Treasury Secretary Steven Mnuchin says the Trump administration remains willing to work on a bipartisan agreement to help small businesses, the unemployed, children and schools afftected by the coronavirus outbreak.
Mnuchin at a hearing Tuesday accused Democratic leaders of holding up an agreement with hard-line positions. Democrats insist that dire economic conditions persist and say a larger relief package is needed.
"I believe a bipartisan agreement still should be reached and would provide substantial funds for schools, testing, vaccines, PPP for small businesses, continued enhanced unemployment benefits, child care, nutrition, agriculture, and the US Postal Service, along with liability protection for universities, schools and business," Mnuchin said.
The sides had largely agreed on providing many Americans with a second stimulus check of $1,200 before talks broke down in early August. Outside of the direct payments, the sides disagreed on a number of issues.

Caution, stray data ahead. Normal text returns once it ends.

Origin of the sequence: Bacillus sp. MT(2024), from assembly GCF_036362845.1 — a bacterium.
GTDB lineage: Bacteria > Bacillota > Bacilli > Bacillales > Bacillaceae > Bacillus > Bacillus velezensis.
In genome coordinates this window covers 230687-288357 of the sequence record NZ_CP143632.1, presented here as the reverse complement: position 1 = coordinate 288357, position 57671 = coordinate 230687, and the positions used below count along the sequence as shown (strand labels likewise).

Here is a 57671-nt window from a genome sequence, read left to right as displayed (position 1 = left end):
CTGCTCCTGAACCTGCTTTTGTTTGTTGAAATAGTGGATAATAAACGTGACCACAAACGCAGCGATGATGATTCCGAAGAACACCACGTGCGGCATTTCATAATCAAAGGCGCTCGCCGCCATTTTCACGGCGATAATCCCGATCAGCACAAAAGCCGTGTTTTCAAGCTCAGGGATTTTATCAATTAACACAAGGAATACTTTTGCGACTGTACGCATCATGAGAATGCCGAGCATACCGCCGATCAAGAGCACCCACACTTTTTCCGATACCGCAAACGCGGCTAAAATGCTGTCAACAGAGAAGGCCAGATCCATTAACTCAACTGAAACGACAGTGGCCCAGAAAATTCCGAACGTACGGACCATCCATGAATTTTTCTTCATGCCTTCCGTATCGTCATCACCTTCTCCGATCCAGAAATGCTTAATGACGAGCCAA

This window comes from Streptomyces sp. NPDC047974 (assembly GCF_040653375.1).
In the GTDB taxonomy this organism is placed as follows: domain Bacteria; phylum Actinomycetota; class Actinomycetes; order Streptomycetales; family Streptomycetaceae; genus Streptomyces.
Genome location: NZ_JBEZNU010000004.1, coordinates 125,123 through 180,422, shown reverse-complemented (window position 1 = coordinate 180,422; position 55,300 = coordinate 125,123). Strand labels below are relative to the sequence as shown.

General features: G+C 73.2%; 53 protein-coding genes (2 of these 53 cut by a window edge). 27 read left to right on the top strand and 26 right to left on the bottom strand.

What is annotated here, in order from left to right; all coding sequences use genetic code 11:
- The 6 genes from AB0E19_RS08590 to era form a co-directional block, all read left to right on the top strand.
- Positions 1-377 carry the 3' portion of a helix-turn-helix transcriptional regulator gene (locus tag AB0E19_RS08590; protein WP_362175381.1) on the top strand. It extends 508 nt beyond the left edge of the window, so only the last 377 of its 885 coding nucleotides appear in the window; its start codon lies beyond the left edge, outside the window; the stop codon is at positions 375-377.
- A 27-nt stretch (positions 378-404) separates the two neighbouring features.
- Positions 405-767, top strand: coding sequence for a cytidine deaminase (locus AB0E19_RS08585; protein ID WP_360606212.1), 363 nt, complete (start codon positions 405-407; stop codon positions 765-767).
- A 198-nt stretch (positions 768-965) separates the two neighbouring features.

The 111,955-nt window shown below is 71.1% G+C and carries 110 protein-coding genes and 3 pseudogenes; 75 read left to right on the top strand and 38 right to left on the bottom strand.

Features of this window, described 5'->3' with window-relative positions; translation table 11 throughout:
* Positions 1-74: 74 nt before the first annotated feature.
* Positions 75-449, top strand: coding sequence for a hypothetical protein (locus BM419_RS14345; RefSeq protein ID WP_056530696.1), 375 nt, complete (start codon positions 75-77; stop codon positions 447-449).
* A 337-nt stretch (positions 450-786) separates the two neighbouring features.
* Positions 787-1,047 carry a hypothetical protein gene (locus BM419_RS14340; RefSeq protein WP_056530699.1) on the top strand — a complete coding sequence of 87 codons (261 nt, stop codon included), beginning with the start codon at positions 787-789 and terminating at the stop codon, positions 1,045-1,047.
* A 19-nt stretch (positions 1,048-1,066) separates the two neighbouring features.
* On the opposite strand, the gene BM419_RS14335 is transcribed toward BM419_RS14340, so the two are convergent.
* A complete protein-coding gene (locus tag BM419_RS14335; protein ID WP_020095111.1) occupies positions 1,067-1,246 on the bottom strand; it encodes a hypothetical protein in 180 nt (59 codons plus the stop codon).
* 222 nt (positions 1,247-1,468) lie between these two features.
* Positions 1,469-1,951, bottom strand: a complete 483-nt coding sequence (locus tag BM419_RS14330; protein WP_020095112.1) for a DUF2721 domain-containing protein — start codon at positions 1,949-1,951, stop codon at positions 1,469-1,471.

Mnuchin and top congressional Democrats have been in a monthslong stalemate over new relief legislation, with the two sides trillions of dollars apart. Lawmakers left Washington for the August recess without an agreement.
At the end of July, a $600 per week unemployment supplement expired. Also funding from the Paycheck Protection Program has long been depleted. The program was implemented to help employers make payroll during the pandemic.
The two sides are at odds over how much of unemployment should be supplemented by the federal government. There is also a debate on offering businesses liability protection from coronavirus-related lawsuits.